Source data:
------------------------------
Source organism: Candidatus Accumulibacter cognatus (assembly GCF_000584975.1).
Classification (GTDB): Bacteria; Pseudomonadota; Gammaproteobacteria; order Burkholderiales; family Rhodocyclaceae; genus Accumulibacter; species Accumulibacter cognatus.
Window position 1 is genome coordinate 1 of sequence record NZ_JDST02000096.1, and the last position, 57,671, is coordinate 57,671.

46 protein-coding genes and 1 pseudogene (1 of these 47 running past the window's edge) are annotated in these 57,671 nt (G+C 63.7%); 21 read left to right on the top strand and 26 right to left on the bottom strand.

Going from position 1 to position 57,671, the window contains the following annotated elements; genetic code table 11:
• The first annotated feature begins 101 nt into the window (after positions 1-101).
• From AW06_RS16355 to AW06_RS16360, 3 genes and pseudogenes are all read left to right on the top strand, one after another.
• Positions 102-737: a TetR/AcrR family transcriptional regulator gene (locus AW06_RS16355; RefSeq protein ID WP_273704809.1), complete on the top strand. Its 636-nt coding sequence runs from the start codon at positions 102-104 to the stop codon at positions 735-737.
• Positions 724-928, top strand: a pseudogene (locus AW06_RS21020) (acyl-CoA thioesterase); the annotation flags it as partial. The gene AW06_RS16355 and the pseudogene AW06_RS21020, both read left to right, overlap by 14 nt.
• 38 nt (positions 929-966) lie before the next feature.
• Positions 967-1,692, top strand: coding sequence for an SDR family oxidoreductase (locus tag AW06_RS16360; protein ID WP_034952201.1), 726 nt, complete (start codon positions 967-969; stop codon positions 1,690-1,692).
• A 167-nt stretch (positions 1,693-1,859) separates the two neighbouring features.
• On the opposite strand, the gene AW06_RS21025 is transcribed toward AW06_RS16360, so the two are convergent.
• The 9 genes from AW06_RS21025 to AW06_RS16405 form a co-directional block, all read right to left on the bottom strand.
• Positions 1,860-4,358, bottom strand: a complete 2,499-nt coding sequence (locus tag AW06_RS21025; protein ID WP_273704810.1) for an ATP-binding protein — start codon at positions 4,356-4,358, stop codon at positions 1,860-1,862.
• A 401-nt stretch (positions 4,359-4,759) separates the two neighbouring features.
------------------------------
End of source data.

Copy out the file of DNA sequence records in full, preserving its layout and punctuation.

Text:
Source organism: Candidatus Accumulibacter cognatus (assembly GCF_000584975.1).
Classification (GTDB): Bacteria; Pseudomonadota; Gammaproteobacteria; order Burkholderiales; family Rhodocyclaceae; genus Accumulibacter; species Accumulibacter cognatus.
Window position 1 is genome coordinate 1 of sequence record NZ_JDST02000096.1, and the last position, 57,671, is coordinate 57,671.

46 protein-coding genes and 1 pseudogene (1 of these 47 running past the window's edge) are annotated in these 57,671 nt (G+C 63.7%); 21 read left to right on the top strand and 26 right to left on the bottom strand.

Going from position 1 to position 57,671, the window contains the following annotated elements; genetic code table 11:
• The first annotated feature begins 101 nt into the window (after positions 1-101).
• From AW06_RS16355 to AW06_RS16360, 3 genes and pseudogenes are all read left to right on the top strand, one after another.
• Positions 102-737: a TetR/AcrR family transcriptional regulator gene (locus AW06_RS16355; RefSeq protein ID WP_273704809.1), complete on the top strand. Its 636-nt coding sequence runs from the start codon at positions 102-104 to the stop codon at positions 735-737.
• Positions 724-928, top strand: a pseudogene (locus AW06_RS21020) (acyl-CoA thioesterase); the annotation flags it as partial. The gene AW06_RS16355 and the pseudogene AW06_RS21020, both read left to right, overlap by 14 nt.
• 38 nt (positions 929-966) lie before the next feature.
• Positions 967-1,692, top strand: coding sequence for an SDR family oxidoreductase (locus tag AW06_RS16360; protein ID WP_034952201.1), 726 nt, complete (start codon positions 967-969; stop codon positions 1,690-1,692).
• A 167-nt stretch (positions 1,693-1,859) separates the two neighbouring features.
• On the opposite strand, the gene AW06_RS21025 is transcribed toward AW06_RS16360, so the two are convergent.
• The 9 genes from AW06_RS21025 to AW06_RS16405 form a co-directional block, all read right to left on the bottom strand.
• Positions 1,860-4,358, bottom strand: a complete 2,499-nt coding sequence (locus tag AW06_RS21025; protein ID WP_273704810.1) for an ATP-binding protein — start codon at positions 4,356-4,358, stop codon at positions 1,860-1,862.
• A 401-nt stretch (positions 4,359-4,759) separates the two neighbouring features.